Ultimately, choosing sides on an issue or more generally ought to come down to the merits of what's said, and not so much on who is doing the saying.
March 06, 2007
Posted by: Chris
The blogosphere is all a-twitter with news that the handsome Latino Marine on all the news programs this week once worked in gay porn and advertised his services as an escort.
No, not that handsome Latino Marine, Edward Alva, who appeared at a press conference with Democratic Rep. Marty Meehan of Massachusetts calling for repeal of "Don't Ask, Don't Tell."
I'm talking about that handsome Latino Marine, Matt Sanchez who did the "O'Reilly" "Hannity" rounds to complain about how some socialist students at Columbia University were mean to him for being a minority in the military.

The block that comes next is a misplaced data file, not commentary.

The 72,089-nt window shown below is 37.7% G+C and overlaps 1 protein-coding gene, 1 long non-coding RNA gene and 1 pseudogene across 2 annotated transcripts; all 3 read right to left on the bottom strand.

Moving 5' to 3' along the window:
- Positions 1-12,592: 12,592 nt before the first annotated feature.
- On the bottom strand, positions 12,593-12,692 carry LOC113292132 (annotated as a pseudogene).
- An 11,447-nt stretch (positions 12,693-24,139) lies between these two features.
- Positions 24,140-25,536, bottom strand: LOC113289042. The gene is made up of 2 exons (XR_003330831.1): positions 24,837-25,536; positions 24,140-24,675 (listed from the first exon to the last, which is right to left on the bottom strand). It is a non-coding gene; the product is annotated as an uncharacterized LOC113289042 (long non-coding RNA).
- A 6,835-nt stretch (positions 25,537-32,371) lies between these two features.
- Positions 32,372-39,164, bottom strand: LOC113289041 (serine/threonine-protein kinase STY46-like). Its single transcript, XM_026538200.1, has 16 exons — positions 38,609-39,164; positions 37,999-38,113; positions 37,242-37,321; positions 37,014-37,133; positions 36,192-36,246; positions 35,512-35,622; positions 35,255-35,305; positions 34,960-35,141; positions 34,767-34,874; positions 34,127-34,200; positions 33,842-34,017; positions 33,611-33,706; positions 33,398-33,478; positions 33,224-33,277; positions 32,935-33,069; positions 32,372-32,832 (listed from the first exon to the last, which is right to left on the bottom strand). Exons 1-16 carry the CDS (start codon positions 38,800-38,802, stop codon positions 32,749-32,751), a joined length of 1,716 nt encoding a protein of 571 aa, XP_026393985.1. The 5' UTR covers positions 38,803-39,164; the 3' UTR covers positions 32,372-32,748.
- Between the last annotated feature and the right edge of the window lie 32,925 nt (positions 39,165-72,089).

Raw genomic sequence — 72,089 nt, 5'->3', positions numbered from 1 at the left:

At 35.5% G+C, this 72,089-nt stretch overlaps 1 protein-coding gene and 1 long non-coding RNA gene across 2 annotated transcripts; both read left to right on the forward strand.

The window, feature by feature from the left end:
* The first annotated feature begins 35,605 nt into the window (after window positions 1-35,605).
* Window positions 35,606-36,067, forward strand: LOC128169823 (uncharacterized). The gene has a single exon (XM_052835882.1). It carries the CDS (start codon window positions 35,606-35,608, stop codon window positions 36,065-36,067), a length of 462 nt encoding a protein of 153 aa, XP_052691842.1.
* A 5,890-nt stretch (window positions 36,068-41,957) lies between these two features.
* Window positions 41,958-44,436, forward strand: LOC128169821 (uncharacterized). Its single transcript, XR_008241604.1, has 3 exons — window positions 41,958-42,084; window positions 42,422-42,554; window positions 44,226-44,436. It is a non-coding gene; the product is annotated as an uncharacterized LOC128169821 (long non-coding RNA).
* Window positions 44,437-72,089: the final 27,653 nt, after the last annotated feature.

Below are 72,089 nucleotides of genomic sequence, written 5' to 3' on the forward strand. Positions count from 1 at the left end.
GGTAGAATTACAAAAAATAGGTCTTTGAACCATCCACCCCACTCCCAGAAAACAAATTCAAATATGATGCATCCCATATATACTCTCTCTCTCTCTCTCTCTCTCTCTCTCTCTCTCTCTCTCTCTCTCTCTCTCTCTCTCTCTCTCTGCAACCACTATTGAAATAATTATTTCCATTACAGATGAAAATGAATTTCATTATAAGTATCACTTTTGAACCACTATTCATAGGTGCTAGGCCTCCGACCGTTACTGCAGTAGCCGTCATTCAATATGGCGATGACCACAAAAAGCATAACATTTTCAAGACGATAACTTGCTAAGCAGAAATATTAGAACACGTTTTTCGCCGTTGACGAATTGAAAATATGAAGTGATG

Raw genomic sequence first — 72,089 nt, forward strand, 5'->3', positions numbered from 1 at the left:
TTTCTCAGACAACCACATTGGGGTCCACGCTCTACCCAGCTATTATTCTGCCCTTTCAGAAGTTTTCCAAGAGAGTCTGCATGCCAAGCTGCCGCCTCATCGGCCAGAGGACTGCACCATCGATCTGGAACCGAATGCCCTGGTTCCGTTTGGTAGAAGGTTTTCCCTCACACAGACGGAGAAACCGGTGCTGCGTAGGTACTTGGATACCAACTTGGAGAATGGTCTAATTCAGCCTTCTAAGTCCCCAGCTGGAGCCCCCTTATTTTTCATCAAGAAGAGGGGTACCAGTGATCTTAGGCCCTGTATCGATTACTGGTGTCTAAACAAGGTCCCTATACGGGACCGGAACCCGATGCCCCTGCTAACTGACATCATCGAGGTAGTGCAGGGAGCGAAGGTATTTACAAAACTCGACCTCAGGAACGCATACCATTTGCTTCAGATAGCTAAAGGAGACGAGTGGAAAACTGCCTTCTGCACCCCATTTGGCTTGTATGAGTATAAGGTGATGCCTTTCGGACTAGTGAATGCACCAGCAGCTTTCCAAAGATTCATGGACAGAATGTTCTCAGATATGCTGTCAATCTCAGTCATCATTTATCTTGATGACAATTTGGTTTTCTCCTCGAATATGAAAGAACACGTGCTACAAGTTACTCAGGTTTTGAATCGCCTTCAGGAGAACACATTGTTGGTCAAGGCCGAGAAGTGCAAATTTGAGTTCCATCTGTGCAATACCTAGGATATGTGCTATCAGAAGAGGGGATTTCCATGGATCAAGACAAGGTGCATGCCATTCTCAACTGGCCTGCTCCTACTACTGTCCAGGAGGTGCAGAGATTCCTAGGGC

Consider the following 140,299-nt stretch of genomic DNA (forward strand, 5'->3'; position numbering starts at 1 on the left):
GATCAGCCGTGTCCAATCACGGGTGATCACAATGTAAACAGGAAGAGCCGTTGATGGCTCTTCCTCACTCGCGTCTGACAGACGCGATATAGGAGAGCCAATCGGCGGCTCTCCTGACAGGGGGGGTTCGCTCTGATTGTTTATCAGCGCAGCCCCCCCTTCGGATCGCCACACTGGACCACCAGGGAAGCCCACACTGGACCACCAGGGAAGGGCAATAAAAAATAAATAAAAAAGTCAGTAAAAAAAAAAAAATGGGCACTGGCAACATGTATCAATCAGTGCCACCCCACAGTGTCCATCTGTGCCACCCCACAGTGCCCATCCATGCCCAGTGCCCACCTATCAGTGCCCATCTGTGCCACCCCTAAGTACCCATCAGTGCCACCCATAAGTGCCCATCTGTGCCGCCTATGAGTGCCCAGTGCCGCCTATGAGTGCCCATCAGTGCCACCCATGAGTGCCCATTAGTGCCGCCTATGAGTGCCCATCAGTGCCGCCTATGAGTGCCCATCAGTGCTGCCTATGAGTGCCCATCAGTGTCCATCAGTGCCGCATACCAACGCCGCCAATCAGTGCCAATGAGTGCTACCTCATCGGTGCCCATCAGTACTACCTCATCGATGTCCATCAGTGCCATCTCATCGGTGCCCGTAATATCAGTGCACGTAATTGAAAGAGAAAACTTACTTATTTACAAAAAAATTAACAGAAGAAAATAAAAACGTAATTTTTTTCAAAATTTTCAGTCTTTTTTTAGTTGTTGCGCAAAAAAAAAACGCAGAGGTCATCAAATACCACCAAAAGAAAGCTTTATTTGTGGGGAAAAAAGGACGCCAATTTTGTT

Blogger Joe.My.God gives the blow by blow:
If you are familiar with Cpl. Matt Sanchez, you probably know him as the handsome 36-year old Columbia University junior and USMC reservist who recently made the rounds of right-wing talk shows like "O'Reilly Factor" and "Hannity & Colmes," where he received praise for coming forward and complaining about his treatment at the hands of Columbia's "radical anti-military students" who called him names and mocked his military service. Sanchez was then feted at the CPAC conference where Ann Coulter made her "faggot" remark. Sanchez wrote an op-ed piece on the Columbia experience for the NY Post and began a blog and MySpace page chronicling his media exposure. …
Sanchez' face tinkled a few gay bells out there in fairyland, and [it turns out] Sanchez has had a lengthy career in gay porn, working under the names Rod Majors (NSFW) and Pierre LaBranche.